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Trip meter energy usage incorrect

Discussion in 'Model X' started by MaxK, Aug 5, 2017.

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  1. MaxK

    MaxK Member

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    I recently completed a 2,000 mile trip and logged a lot of data along the way. P90DL Sig X.

    The error I am seeing is repeatable. On a non-stop leg, here is the data:
    Actual miles: 139
    Rated miles consumed: 155.9 (rated range at start of trip minus rated range at end of trip)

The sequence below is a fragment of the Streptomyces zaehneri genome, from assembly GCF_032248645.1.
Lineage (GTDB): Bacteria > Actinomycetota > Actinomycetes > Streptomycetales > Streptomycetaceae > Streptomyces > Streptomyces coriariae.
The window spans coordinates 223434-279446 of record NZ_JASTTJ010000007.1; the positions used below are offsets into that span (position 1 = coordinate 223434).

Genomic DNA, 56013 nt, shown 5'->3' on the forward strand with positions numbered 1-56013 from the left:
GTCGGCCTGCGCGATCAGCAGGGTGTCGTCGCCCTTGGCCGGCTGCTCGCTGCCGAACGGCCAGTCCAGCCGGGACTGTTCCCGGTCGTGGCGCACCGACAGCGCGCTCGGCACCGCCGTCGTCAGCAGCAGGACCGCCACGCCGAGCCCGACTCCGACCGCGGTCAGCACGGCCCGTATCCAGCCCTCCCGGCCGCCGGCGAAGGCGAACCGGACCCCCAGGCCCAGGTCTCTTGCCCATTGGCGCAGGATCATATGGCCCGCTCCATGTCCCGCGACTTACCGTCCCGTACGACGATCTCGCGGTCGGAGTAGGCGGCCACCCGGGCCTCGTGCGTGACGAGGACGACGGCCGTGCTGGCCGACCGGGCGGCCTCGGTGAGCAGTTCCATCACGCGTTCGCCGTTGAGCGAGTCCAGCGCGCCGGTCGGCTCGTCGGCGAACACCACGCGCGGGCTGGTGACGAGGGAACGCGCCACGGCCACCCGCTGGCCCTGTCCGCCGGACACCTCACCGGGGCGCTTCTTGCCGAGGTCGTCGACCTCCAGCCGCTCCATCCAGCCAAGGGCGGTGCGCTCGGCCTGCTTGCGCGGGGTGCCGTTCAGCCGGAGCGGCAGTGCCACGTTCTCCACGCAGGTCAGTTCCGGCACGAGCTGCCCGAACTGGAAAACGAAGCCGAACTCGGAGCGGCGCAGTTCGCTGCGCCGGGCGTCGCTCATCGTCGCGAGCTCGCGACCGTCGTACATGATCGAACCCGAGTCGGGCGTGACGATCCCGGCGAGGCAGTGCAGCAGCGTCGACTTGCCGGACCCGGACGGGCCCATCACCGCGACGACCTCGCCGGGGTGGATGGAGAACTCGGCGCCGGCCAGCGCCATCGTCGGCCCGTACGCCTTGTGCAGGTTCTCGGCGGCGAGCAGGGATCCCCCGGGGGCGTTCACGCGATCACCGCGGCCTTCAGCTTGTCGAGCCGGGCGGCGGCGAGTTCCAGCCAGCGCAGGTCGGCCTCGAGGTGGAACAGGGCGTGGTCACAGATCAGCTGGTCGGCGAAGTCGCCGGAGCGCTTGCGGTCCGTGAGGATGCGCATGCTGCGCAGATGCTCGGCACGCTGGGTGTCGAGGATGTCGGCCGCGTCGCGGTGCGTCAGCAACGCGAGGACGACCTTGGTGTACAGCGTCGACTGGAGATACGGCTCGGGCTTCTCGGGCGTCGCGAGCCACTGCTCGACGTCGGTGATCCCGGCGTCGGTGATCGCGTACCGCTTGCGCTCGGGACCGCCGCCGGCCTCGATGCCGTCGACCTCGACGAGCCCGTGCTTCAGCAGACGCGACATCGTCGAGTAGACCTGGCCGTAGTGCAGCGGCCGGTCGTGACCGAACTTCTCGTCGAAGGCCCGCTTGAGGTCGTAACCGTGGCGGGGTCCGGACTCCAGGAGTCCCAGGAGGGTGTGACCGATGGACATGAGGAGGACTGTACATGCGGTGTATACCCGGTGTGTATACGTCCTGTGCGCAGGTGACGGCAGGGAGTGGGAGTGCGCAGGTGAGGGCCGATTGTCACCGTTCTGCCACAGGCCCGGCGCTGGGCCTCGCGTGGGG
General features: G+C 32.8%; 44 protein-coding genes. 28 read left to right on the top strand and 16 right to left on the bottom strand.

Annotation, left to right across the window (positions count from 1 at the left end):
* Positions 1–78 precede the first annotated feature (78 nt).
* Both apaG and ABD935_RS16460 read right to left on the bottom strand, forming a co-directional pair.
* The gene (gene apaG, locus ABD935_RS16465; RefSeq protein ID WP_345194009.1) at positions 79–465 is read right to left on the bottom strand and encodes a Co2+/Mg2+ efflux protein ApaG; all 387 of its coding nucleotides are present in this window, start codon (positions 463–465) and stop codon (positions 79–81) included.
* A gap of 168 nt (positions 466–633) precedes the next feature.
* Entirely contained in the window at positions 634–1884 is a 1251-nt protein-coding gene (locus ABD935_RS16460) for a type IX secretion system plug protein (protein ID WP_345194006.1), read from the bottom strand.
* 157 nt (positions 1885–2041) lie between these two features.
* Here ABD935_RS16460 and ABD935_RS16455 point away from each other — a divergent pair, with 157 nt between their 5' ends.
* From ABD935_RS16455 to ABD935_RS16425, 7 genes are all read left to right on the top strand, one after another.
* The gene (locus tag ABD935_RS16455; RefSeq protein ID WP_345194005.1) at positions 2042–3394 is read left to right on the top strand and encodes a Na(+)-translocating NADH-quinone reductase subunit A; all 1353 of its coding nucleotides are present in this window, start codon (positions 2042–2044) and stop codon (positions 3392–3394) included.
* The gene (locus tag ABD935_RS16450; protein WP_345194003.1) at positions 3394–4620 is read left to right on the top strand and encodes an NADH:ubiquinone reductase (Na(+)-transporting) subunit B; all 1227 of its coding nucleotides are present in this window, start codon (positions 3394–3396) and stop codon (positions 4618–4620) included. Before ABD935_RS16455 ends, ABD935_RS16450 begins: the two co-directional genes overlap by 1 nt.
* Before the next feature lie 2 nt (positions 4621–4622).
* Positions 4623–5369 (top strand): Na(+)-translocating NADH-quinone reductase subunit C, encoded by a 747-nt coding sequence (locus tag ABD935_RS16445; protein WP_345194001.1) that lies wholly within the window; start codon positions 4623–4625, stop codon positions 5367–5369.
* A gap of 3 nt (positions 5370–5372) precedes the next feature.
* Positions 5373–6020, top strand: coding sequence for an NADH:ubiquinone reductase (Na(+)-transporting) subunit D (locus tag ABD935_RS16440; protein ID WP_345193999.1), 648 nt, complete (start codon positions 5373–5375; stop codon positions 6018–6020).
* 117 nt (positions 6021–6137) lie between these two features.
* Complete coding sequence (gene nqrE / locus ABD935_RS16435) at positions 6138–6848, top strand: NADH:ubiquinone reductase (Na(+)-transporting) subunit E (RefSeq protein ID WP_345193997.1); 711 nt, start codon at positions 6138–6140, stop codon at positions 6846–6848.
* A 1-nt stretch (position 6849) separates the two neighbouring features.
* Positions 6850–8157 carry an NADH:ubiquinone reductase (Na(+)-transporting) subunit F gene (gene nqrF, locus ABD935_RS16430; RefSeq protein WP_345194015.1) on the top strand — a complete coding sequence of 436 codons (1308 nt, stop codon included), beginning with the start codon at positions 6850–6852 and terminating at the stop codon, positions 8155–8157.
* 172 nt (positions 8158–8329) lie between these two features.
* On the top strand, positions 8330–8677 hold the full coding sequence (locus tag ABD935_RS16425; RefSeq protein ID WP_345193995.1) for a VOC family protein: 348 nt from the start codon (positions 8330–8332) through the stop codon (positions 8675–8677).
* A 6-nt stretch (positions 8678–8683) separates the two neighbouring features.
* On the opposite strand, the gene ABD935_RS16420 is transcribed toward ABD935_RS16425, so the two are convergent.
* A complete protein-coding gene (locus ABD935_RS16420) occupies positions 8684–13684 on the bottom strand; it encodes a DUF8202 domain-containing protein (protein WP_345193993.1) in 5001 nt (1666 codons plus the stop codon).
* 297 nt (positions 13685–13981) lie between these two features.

The car is rated at 333 Wh/mi
    Rated miles consumed * Rated Wh/mi = 51.9 kWh
    Avg Energy Consumed (51.9 kWh / 139 actual miles): 374 Wh/mi

    I have attached the trip meter for this leg. It shows:
    Miles driven: 139
    Total Energy: 48.7 kWh
    Avg Energy: 350 Wh/mi

    48.7 kWh consumed to go 155.9 rated miles equates to a car rating of 313 Wh/mi. A car rating of 313 Wh/mi and a range of 250 miles would equal a battery of just 78.3 kWh.

    Thoughts? Is there a flaw in my calculations?
     

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  2. jerry33

    jerry33 S85 - VIN:P05130 - 3/2/13

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    1. Rated range is just an estimate based on a calculation of how much energy was used. It's very hard to determine the SOC of the battery when running.
    2. A car rated at 333 Wh/mi does not mean every mile will use 333 Wh/mi or that any particular trip will average 333 Wh/mi. (I think perhaps I'm not understanding what your meaning here is.)